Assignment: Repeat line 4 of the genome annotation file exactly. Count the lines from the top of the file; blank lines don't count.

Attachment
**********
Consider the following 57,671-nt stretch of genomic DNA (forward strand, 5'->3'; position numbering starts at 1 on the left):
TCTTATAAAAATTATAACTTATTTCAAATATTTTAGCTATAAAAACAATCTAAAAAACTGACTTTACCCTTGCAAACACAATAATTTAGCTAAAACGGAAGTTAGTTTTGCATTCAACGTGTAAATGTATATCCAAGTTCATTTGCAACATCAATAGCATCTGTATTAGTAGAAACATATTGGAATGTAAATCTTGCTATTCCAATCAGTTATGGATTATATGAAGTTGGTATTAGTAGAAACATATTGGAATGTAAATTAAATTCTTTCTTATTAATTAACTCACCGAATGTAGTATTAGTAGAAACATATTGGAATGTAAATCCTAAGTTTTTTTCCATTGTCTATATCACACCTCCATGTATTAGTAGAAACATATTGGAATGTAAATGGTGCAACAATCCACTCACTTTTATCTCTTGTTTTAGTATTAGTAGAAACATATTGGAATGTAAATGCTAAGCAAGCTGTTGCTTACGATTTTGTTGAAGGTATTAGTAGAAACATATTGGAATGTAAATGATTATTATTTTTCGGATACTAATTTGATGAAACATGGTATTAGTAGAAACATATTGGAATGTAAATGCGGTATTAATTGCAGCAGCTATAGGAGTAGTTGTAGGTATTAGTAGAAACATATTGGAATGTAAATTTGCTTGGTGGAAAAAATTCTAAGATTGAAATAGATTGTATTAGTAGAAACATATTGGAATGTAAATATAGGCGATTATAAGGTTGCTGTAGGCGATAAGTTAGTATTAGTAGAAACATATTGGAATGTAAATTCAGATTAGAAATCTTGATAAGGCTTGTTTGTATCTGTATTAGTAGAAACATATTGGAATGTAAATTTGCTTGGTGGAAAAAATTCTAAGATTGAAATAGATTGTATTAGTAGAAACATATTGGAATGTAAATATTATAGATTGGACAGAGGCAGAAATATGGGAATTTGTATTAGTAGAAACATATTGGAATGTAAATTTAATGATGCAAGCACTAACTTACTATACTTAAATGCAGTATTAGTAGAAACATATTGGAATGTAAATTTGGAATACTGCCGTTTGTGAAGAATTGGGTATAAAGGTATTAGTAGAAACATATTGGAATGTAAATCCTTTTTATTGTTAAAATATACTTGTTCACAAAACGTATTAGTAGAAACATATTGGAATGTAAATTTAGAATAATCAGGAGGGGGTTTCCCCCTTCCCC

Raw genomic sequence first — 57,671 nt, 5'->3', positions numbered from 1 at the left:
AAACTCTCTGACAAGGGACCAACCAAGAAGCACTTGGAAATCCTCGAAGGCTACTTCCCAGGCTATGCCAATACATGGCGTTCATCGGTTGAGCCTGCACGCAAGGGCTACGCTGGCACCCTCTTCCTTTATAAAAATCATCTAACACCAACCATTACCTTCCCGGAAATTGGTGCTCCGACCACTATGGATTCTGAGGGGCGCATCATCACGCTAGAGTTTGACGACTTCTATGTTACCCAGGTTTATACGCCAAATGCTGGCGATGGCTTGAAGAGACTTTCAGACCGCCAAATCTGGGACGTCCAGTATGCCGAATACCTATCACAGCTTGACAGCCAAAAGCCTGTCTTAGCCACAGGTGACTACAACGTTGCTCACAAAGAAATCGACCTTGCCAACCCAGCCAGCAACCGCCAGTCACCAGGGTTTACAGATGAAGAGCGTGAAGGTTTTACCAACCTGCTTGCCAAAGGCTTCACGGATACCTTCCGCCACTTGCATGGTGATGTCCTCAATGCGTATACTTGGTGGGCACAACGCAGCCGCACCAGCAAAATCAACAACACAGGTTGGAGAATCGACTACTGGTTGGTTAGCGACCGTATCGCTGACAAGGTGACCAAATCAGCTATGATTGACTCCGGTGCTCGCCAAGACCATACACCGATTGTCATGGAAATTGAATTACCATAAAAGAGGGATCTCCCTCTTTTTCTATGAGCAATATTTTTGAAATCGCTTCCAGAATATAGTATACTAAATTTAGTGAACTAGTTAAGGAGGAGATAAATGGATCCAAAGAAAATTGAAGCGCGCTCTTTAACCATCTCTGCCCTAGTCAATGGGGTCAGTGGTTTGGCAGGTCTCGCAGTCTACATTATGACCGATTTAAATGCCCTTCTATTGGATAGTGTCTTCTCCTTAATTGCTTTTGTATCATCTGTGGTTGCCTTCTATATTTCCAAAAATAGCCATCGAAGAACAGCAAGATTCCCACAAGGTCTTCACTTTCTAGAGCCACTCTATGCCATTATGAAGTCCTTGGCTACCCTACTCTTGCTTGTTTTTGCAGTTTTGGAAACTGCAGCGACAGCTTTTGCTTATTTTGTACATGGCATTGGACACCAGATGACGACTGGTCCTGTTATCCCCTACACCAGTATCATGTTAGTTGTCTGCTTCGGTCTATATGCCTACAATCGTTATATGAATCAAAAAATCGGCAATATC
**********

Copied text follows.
AAACTCTCTGACAAGGGACCAACCAAGAAGCACTTGGAAATCCTCGAAGGCTACTTCCCAGGCTATGCCAATACATGGCGTTCATCGGTTGAGCCTGCACGCAAGGGCTACGCTGGCACCCTCTTCCTTTATAAAAATCATCTAACACCAACCATTACCTTCCCGGAAATTGGTGCTCCGACCACTATGGATTCTGAGGGGCGCATCATCACGCTAGAGTTTGACGACTTCTATGTTACCCAGGTTTATACGCCAAATGCTGGCGATGGCTTGAAGAGACTTTCAGACCGCCAAATCTGGGACGTCCAGTATGCCGAATACCTATCACAGCTTGACAGCCAAAAGCCTGTCTTAGCCACAGGTGACTACAACGTTGCTCACAAAGAAATCGACCTTGCCAACCCAGCCAGCAACCGCCAGTCACCAGGGTTTACAGATGAAGAGCGTGAAGGTTTTACCAACCTGCTTGCCAAAGGCTTCACGGATACCTTCCGCCACTTGCATGGTGATGTCCTCAATGCGTATACTTGGTGGGCACAACGCAGCCGCACCAGCAAAATCAACAACACAGGTTGGAGAATCGACTACTGGTTGGTTAGCGACCGTATCGCTGACAAGGTGACCAAATCAGCTATGATTGACTCCGGTGCTCGCCAAGACCATACACCGATTGTCATGGAAATTGAATTACCATAAAAGAGGGATCTCCCTCTTTTTCTATGAGCAATATTTTTGAAATCGCTTCCAGAATATAGTATACTAAATTTAGTGAACTAGTTAAGGAGGAGATAAATGGATCCAAAGAAAATTGAAGCGCGCTCTTTAACCATCTCTGCCCTAGTCAATGGGGTCAGTGGTTTGGCAGGTCTCGCAGTCTACATTATGACCGATTTAAATGCCCTTCTATTGGATAGTGTCTTCTCCTTAATTGCTTTTGTATCATCTGTGGTTGCCTTCTATATTTCCAAAAATAGCCATCGAAGAACAGCAAGATTCCCACAAGGTCTTCACTTTCTAGAGCCACTCTATGCCATTATGAAGTCCTTGGCTACCCTACTCTTGCTTGTTTTTGCAGTTTTGGAAACTGCAGCGACAGCTTTTGCTTATTTTGTACATGGCATTGGACACCAGATGACGACTGGTCCTGTTATCCCCTACACCAGTATCATGTTAGTTGTCTGCTTCGGTCTATATGCCTACAATCGTTATATGAATCAAAAAATCGGCAATATC